Jobless numbers could rise to 42m by 2010

The developed world has entered recession and labour market conditions are rapidly deteriorating in many countries, according to the latest economic outlook from the OECD.

OECD projections indicate that the average unemployment rate in the OECD area may reach 6.3% in the last quarter of 2008, from 5.5% a year earlier.

The unemployment rate is projected to increase further in the next 18 months and peak at 7.3% in the second quarter of 2010.

Overall, these projections suggest that jobless numbers in the OECD area could rise to 42m by 2010 from 34m in 2008.

In the EU unemployment is rising at a slower pace than in the US. In Ireland and Spain unemployment rose significantly in 2008 but France and Germany have not yet seen a sizeable increase in the number of jobless.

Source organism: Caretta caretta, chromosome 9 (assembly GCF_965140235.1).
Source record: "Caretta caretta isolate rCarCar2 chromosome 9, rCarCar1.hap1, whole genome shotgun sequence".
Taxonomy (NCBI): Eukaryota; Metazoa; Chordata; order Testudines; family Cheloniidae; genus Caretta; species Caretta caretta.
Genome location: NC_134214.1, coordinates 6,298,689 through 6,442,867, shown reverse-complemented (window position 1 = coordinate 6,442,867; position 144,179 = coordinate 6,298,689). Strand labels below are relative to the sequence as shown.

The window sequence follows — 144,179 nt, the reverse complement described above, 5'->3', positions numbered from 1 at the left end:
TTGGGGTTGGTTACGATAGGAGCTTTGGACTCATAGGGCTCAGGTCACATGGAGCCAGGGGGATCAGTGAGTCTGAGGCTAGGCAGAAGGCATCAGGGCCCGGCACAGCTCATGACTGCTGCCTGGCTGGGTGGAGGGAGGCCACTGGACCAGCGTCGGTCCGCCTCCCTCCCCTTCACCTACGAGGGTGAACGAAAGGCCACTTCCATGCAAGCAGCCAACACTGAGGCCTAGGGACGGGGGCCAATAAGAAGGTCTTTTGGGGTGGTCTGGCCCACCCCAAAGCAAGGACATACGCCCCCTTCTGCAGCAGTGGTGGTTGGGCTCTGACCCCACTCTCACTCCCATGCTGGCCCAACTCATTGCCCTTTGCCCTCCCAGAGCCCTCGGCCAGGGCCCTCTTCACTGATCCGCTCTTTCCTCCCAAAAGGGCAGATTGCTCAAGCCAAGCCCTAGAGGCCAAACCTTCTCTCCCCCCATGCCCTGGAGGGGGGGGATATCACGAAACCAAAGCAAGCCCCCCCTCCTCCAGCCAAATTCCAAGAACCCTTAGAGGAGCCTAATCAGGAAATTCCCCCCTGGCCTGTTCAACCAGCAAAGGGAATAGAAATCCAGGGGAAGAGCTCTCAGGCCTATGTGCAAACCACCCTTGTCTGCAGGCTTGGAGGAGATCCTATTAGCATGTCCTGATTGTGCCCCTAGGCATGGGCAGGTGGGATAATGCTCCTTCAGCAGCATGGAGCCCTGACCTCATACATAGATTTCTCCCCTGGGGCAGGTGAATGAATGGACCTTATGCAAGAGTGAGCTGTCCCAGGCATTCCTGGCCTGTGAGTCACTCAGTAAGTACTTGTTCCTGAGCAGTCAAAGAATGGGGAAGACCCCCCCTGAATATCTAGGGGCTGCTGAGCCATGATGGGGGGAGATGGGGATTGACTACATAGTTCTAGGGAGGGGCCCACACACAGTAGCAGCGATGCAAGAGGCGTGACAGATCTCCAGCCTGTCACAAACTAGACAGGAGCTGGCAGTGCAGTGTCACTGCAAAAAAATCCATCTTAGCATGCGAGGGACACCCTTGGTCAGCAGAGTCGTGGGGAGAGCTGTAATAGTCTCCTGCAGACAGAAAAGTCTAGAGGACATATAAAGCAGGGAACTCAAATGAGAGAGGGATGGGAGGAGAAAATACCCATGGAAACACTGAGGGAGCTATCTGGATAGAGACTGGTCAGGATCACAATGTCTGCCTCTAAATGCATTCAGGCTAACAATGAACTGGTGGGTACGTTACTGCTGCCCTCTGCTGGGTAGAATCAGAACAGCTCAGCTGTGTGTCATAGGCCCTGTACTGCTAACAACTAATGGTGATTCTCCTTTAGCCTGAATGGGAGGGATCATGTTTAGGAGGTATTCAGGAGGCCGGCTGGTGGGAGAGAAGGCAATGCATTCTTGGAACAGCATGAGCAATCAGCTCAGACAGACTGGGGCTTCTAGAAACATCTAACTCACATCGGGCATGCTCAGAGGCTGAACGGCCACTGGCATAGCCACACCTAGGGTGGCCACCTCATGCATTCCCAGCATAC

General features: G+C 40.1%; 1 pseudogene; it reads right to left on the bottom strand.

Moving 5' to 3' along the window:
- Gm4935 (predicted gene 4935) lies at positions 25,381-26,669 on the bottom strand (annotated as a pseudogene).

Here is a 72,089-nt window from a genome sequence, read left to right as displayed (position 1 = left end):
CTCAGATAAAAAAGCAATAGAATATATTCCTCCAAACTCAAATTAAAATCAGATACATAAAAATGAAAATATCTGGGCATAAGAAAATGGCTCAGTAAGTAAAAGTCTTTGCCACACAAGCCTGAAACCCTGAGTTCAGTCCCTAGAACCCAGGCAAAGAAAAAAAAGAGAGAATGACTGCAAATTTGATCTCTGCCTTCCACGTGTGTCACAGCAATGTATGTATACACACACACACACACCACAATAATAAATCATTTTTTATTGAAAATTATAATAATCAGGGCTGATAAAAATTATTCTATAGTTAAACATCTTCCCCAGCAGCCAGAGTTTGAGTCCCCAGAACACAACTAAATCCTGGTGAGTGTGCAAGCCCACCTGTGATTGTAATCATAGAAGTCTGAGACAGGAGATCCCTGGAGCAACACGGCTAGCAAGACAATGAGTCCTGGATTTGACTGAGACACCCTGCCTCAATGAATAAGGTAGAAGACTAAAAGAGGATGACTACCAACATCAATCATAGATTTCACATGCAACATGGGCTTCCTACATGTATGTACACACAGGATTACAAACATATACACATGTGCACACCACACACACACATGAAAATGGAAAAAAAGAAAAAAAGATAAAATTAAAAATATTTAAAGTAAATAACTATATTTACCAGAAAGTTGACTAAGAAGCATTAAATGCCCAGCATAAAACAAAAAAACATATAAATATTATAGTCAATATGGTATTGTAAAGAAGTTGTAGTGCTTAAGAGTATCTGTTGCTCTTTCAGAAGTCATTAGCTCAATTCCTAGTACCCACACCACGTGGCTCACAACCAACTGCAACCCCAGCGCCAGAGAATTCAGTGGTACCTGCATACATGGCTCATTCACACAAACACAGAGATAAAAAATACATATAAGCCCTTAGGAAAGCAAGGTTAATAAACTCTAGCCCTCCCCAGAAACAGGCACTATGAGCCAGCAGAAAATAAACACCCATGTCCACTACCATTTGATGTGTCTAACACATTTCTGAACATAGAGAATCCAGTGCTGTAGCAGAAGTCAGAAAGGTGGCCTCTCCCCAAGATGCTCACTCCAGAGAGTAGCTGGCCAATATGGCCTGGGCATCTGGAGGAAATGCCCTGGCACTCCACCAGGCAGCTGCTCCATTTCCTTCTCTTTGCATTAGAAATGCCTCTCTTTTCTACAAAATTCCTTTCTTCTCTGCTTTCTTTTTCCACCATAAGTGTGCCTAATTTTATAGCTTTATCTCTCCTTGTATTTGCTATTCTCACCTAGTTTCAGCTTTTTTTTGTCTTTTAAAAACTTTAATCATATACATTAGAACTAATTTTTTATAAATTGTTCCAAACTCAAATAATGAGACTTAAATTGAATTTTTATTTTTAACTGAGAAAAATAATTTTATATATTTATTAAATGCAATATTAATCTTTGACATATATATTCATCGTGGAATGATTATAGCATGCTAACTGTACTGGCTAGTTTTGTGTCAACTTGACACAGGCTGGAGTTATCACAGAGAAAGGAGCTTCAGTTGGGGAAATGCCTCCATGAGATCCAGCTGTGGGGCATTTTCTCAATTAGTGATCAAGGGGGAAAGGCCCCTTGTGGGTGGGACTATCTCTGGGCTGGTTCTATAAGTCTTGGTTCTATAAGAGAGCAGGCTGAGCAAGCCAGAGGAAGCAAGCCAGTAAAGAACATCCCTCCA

“Workers holding temporary contracts are also particularly vulnerable to an economic downturn.

By the end of 2009, the unemployment rate is expected to be at least 2 percentage points higher than at the end of 2007 in the US, UK, Iceland, Ireland, New Zealand and Spain.

Historical experience suggests that youth, immigrants, low-skilled and older workers are more likely to bear the brunt of rising unemployment. Workers holding temporary contracts are also particularly vulnerable to an economic downturn.

The slowdown is also disproportionately affecting workers in certain industries. Construction is among the most affected sectors.

Job losses are spreading to the car industry, because sales have fallen sharply in response to declining consumer confidence and toughening terms for consumer credit.

Employment in the US auto sector in October was down almost 14% over the previous year. The OECD expects significant job losses in the European auto sector in the months to come.